Lincoln has reintroduced its Aviator SUV for 2020. This new three-row luxury SUV is spacious, comfortable, and at the forefront of the brand's efforts to introduce more attractive and desirable vehicles. To find out how far Lincoln has come, Edmunds has compared the Aviator to its top-ranked midsize three-row luxury SUV, the 2019 Audi Q7.
The Q7 boasts impressive technology and safety features plus a quiet and user-friendly interior. So which one is better for your daily driving, and which offers better value and more equipment?
The Q7 and the Aviator are almost exactly the same length, but the Q7 is a bit narrower from side to side and a bit shorter at the roof. These proportions translate into a slight cargo space advantage for the Aviator. It has 18.3 cubic feet of space behind its third-row seat compared to the Q7's 14.2 cubic feet.
From there, the Aviator edges out the Q7 in pretty much every other interior space measurement, including headroom, legroom and shoulder room. That's also true for the storage of small items such as water bottles and smartphones. The differences are small, but the Lincoln wins this round.
The Lincoln Aviator's cabin looks and feels premium upon initial inspection. But take a closer look and you'll find the Aviator uses some cheaper-looking materials, such as piano-black plastic that is susceptible to smudges and fingerprints. The Q7 offers slightly higher-quality materials. Both cabins are relatively plush, but the Q7 has the advantage here.
STANDARD AND OPTIONAL FEATURES
At the base trim levels, the Q7 and the Aviator are comparably equipped. Both have Apple CarPlay and Android Auto compatibility, tri-zone automatic climate control, and warning and mitigation systems for imminent front collisions.
The Lincoln is all-new, and you'll find plenty of the latest interior technology. One highlight is the 10.1-inch center touchscreen that operates the audio and navigation functions. The system is visually appealing and quick to respond to commands, but smartphone connectivity suffers from a few usability issues.
Audi's MMI infotainment interface in the Q7 has been around for a few years (a new system will soon replace it), but it's user-friendly. Despite the smaller 8.3-inch display, it's the system we prefer. The driver aids such as adaptive cruise control and blind-spot monitoring work better too, setting off fewer false positives and intruding less on the driving experience.
PRICING AND POWER
The Aviator undercuts the Q7 slightly, with a lower base price of $52,195 compared to the Q7's $54,545 (both prices include destination fees). The Aviator has a few extra standard safety features that are optional on the Q7, such as blind-spot monitoring with rear cross-traffic alert and lane keeping assist. The Q7's price does, however, include all-wheel drive. On the Lincoln, it's optional.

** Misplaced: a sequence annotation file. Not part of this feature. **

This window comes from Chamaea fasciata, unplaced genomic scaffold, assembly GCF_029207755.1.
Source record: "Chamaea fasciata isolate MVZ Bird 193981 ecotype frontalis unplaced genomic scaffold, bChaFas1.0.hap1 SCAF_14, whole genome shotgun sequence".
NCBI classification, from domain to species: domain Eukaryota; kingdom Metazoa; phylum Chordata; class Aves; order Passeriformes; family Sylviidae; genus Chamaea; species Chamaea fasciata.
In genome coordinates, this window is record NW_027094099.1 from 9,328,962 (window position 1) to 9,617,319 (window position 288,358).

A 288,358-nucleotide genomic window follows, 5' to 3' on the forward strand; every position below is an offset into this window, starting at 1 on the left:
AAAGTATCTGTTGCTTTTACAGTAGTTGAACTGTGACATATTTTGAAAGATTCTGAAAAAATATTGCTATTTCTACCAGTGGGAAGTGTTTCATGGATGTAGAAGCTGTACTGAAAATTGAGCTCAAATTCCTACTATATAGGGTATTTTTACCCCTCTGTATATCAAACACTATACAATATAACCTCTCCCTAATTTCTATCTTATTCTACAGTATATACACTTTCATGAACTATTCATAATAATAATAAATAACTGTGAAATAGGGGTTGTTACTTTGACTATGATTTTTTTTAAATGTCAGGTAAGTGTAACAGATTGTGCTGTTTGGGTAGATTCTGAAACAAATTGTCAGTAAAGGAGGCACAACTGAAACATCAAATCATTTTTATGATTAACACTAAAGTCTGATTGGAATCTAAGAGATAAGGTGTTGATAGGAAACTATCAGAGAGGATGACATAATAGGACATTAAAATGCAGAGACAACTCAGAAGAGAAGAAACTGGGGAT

As you move your way up the trim levels, things progress pretty evenly with both SUVs. The Aviator comes standard with an impressive turbocharged V6 engine that produces 400 horsepower. The Audi's base engine is a more modest turbocharged four-cylinder good for 248 horsepower. Even though the Aviator is more powerful, it gets nearly the same fuel economy as the Audi: 21 mpg in combined city/highway driving for the rear-wheel-drive version.
At the top of the model lineup, the Aviator is available with a plug-in hybrid powertrain that adds more power and some all-electric driving range. The Q7 graduates to a supercharged 3.0-liter V6. A mild hybrid system is expected for future Q7 models, but for now, the V6 is what we've got.
The Aviator with the hybrid powertrain is more expensive than a top-trim Q7, but the Q7 lets you select the options you want rather than bundling them together as the Lincoln does. With the Lincoln, topped-out pricing hovers around $91,000, while the Audi can peak as high as $95,000 if you check all the boxes.
In the battle of standard and optional features, it's nearly neck and neck, though Audi makes it easier for buyers to customize their vehicles with specific features.
The Aviator is well-suited to long highway trips thanks to its comfortable seats and smooth ride. It's not a particularly athletic SUV when going around corners, however. The Q7, which is also an impressive highway cruiser, feels more nimble. Corners come easier, and the steering wheel provides more feedback for the drive. These qualities can make a big difference if you're looking for a bit of driving fun in your SUV.
EDMUNDS SAYS: Lincoln gets credit for building a new SUV that can rival the world's best. And for the right buyer, the Aviator's stronger performance and slightly roomier interior are definite advantages. But the Q7 has fewer drawbacks overall and is the better bet for the typical luxury SUV shopper.